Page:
ALRC releases anti-discrimination, religious educational institution law recommendations

The suggestions are intended to ensure that the legislation is in line with international legal obligations

ALRC releases anti-discrimination, religious educational institution law recommendations

The Australian Law Reform Commission (ALRC) has published its recommendations for reforms in relation to anti-discrimination and religious educational institution legislation.

The recommendations are intended to ensure the government’s policy regarding these laws is in line with the country’s international legal obligations. The commission undertook over 130 consultations, received more than 400 submissions, and analysed around 40,000 survey responses.

The attorney-general tabled the Maximising the Realisation of Human Rights: Religious Educational Institutions and Anti-Discrimination Laws report in Parliament.

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If the ALRC’s recommendations were to be implemented, under federal law religious schools would be in a similar legal position as other schools; however, religious schools would have the specific provision under the Fair Work Act to preferentially employ individuals of the same faith when it is “reasonably necessary and proportionate to the school’s objective of building a community of faith”, the commission said.

Nonetheless, schools would not be allowed to discriminate against students or staff based on attributes protected under the Sex Discrimination Act (SDA). All schools would be protected by provisions of the SDA holding that “conduct with a disadvantaging effect is not indirectly discriminatory if the conduct is reasonable in the circumstances”.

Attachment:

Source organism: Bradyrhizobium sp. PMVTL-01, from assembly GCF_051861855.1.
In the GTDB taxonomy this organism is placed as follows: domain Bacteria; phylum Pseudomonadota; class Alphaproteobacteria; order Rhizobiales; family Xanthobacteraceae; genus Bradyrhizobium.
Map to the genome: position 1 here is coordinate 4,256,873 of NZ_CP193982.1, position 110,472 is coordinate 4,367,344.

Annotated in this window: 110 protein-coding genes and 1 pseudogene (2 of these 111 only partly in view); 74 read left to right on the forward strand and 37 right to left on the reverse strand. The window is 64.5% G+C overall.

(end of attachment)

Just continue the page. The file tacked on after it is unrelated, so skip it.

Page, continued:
At present, religious educational institutions can discriminate based on grounds such as sexual orientation, pregnancy or marital status.

“For the law to narrow the circumstances in which it is lawful for religious schools to discriminate against students and staff whilst preserving their capacity to maintain a community of faith, manages the intersection of human rights according to the international law obligations Australia is obliged to respect”, ALRC President Mordecai Bromberg said.

The Australian Human Rights Commission approved the tabling of the report.

“Our federal laws must not allow discrimination against students or teachers at any school on the basis of their sex, sexuality or gender identity, and I encourage the government to amend the Sex Discrimination Act accordingly”, Sex Discrimination Commissioner Anna Cody said. “Our laws should also ensure that the allowance of preferential employment by religious institutions should only occur where it is necessary to maintain a community of faith, and any such allowances should be reasonable and proportionate. This is in keeping with international human rights law”.

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